It isn't just size, though. Fellaini brings his own specialised skill: a unique ability to play football with his chest. Really, he is the best at this. A while back, Sky Sports' Goals on Sunday did a montage of Fellaini chest-skill and it was genuinely awe-inspiring, the Fellaini chest seeming to caress the ball, to guide and persuade it with a craftsman's precision.

Like all good players Fellaini can pass, run and finish. But uniquely this is a man who can also run a game with his chest, leaping to grab the ball out of its flight like a man taking a bullet for the president, cupping it, swilling it around, redirecting it with a single practised flex of a chest that must by now have the texture of a delightfully weathered and worn wicketkeeping glove of the 1930s.

Watching Fellaini it is tempting to conclude that the chest is an unfairly neglected tool. It slips through the gaps, failing to register in terms of stats or strategy in a world obsessed with the more obvious charms of the feet and forehead. Currently the chest probably stands a distant third in footballing importance, just in front of the knee. Perhaps part of its problem it is that it lacks a vocabulary of skills. You might want to describe Fellaini, for example, as having "an educated chest", but we never hear this kind of talk: a cultured chest, a jack-hammer of a chest, or for those whose chest work is obviously inadequate, a chest he just uses for holding his neck up. And the fact is the chest is a very difficult technique, a matter of timing, peripheral vision and basic courage to brave those moments where the ball strikes the chest with the horrible hollow thud, the nipple-skinning howl of pain familiar to any Sunday league player foolish enough to attempt it with insufficient give, timing or muscle bulk. All the more surprising, then, that there is no mention of the chest in any of the FA's headline coaching manuals of the last 30 years, not even in the long-ball bible of the 1980s The Winning Formula, with its seven pages on "lofted passes", its preoccupation with "the prime target area" and its single-page entry for something called "patience".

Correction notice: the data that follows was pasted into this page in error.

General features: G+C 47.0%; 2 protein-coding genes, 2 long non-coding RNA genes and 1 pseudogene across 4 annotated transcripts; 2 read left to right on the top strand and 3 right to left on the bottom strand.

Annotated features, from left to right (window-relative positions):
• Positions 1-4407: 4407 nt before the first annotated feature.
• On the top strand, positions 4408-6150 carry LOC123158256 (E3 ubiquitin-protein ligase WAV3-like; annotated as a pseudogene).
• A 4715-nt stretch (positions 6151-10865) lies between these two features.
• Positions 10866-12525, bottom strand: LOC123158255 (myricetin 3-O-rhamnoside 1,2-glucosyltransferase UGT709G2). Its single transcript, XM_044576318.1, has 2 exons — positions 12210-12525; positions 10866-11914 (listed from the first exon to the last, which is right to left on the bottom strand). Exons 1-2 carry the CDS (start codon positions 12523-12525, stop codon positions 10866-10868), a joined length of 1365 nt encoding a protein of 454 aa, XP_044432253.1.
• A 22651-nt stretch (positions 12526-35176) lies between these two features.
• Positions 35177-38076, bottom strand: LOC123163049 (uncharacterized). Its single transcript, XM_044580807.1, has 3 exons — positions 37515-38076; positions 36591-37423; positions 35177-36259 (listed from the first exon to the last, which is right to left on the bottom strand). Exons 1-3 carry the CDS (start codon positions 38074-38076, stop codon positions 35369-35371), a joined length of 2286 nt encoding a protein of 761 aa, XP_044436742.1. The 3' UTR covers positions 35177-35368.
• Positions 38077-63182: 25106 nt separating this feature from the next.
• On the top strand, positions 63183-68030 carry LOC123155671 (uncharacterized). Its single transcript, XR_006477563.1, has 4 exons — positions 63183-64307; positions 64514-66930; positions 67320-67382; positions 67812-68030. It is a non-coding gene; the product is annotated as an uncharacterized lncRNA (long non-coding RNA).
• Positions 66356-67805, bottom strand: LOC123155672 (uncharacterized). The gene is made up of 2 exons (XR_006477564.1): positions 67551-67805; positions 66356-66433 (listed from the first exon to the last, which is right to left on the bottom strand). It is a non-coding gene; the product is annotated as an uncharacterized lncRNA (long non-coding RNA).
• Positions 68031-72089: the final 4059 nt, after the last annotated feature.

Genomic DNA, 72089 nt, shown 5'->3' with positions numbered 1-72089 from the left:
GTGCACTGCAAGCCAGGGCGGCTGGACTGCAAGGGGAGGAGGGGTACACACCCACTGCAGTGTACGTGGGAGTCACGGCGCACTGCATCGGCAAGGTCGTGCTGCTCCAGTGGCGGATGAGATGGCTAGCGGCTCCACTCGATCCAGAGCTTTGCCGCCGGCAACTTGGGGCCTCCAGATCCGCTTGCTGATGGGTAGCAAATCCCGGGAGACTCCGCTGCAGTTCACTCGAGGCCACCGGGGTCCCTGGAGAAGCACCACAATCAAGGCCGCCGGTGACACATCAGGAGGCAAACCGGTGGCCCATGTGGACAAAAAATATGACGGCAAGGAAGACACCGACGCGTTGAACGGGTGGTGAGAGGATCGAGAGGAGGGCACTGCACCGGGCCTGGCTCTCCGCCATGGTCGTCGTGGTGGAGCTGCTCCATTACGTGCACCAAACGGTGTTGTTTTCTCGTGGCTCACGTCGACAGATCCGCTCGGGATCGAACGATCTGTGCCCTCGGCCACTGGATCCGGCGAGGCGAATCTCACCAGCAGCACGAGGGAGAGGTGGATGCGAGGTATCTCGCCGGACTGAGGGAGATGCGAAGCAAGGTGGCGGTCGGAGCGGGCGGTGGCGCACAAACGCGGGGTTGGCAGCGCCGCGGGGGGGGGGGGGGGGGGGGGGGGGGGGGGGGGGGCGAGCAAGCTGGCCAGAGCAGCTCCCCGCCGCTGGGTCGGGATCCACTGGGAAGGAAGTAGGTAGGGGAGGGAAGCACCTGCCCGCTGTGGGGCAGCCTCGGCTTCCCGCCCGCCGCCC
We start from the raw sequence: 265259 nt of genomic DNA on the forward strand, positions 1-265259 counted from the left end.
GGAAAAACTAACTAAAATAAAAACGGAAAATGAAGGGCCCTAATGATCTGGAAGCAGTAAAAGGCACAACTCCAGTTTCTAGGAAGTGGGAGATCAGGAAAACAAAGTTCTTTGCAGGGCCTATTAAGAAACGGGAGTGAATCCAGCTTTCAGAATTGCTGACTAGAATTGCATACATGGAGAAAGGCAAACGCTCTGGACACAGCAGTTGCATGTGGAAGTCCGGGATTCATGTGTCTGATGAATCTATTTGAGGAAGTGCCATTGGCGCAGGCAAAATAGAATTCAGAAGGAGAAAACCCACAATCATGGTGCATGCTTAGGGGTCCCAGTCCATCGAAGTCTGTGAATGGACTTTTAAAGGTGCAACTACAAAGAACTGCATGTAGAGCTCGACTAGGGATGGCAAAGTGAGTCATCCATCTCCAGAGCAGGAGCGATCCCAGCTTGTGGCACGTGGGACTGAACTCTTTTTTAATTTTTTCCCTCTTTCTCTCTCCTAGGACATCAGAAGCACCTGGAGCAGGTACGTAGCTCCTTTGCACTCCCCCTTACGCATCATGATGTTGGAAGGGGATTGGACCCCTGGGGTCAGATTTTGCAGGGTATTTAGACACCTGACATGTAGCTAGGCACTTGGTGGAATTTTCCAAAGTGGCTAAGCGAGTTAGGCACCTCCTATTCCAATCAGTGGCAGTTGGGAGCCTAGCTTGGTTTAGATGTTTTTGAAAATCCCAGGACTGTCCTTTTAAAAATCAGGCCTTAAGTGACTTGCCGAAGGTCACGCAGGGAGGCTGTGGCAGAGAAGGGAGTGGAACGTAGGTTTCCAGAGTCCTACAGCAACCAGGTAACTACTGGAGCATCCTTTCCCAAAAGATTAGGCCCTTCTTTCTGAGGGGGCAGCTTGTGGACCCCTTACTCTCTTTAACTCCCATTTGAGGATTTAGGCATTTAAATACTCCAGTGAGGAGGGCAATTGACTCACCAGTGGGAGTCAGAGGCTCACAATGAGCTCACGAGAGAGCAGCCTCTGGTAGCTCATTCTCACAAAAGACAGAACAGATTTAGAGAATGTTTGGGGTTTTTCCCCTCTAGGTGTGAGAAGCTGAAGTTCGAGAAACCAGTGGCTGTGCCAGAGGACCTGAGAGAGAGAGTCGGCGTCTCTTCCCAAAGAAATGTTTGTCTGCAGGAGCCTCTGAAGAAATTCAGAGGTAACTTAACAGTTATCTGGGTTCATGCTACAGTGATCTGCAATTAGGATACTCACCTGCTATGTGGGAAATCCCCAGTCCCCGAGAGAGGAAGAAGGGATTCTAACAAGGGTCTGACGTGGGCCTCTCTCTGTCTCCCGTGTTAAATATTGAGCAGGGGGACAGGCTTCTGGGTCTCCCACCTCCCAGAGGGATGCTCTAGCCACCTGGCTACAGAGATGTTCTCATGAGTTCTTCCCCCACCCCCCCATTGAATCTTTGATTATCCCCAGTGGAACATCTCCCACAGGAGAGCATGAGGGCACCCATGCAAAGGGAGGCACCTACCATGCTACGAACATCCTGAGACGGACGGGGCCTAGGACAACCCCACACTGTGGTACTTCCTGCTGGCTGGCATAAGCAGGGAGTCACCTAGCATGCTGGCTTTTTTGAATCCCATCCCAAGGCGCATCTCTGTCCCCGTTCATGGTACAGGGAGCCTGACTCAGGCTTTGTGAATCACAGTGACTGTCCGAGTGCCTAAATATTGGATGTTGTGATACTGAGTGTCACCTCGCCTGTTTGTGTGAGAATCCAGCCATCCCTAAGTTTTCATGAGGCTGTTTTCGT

If the chest has always tended to be a source of mild distrust in English football, seen as a compromise, a fudge, halfway towards a handball, there have been plenty of great chesters around. I remember seeing Roberto Carlos pull a huge spiralling goal-kick out of the air with his chest. Zlatan Ibrahimovic, who made his first appearance in top-level football only this week, is a brilliant chester. During Sweden's most rampant long ball period he would often use the chest to angle and flick and redirect like a man offering slip catching practice. Mark Hughes gave good chest. Joe Cole, by contrast has always seemed slightly troubled by the chest, constantly trying to tame some horribly bouncing ball surrounded by brontosaurus-thighed aggressors, chesting always in desperation where Fellaini, for example, wears the ball like a scarf.

For the neutral it is to be hoped that Fellaini will stay at Everton in January, if only because this seems to be good for him and good for Everton, not to mention good for those who admire chest work of the highest class. And perhaps in the end the chest simply needs a standard bearer.

This may yet be Fellaini, a man who – as it was once said of Ferenc Puskas's left foot – has a chest that is "like a hand". For now those going to watch football this weekend could even be encouraged to celebrate the chest a little when it appears, to lead a small ripple of connoisseurial applause of the type usually reserved for a sideways pass or a defensive punt into the top tier, sparing a thought for the third way, the game's one neglected border town between hoof and head.